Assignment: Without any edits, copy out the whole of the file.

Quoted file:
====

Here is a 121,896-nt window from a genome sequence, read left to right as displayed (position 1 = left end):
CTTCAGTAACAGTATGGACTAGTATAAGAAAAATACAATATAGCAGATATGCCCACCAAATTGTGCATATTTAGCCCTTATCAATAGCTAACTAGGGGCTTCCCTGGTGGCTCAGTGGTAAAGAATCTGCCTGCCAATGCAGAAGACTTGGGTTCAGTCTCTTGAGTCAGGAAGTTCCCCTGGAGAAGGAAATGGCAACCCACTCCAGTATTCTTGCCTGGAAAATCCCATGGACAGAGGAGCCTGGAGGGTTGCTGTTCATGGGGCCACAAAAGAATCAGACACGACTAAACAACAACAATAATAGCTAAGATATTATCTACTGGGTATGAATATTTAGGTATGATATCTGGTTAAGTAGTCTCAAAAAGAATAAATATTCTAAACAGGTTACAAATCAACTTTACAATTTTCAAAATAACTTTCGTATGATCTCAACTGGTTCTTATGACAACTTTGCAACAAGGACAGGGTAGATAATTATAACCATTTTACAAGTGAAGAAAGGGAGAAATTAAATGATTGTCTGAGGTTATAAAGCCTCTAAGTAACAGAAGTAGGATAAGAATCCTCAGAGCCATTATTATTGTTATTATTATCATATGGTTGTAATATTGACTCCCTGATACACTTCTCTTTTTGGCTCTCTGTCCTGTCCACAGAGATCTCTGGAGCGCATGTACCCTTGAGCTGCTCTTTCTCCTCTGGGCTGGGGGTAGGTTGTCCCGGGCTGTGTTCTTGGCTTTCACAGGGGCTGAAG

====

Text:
Here is a 121,896-nt window from a genome sequence, read left to right as displayed (position 1 = left end):
CTTCAGTAACAGTATGGACTAGTATAAGAAAAATACAATATAGCAGATATGCCCACCAAATTGTGCATATTTAGCCCTTATCAATAGCTAACTAGGGGCTTCCCTGGTGGCTCAGTGGTAAAGAATCTGCCTGCCAATGCAGAAGACTTGGGTTCAGTCTCTTGAGTCAGGAAGTTCCCCTGGAGAAGGAAATGGCAACCCACTCCAGTATTCTTGCCTGGAAAATCCCATGGACAGAGGAGCCTGGAGGGTTGCTGTTCATGGGGCCACAAAAGAATCAGACACGACTAAACAACAACAATAATAGCTAAGATATTATCTACTGGGTATGAATATTTAGGTATGATATCTGGTTAAGTAGTCTCAAAAAGAATAAATATTCTAAACAGGTTACAAATCAACTTTACAATTTTCAAAATAACTTTCGTATGATCTCAACTGGTTCTTATGACAACTTTGCAACAAGGACAGGGTAGATAATTATAACCATTTTACAAGTGAAGAAAGGGAGAAATTAAATGATTGTCTGAGGTTATAAAGCCTCTAAGTAACAGAAGTAGGATAAGAATCCTCAGAGCCATTATTATTGTTATTATTATCATATGGTTGTAATATTGACTCCCTGATACACTTCTCTTTTTGGCTCTCTGTCCTGTCCACAGAGATCTCTGGAGCGCATGTACCCTTGAGCTGCTCTTTCTCCTCTGGGCTGGGGGTAGGTTGTCCCGGGCTGTGTTCTTGGCTTTCACAGGGGCTGAAG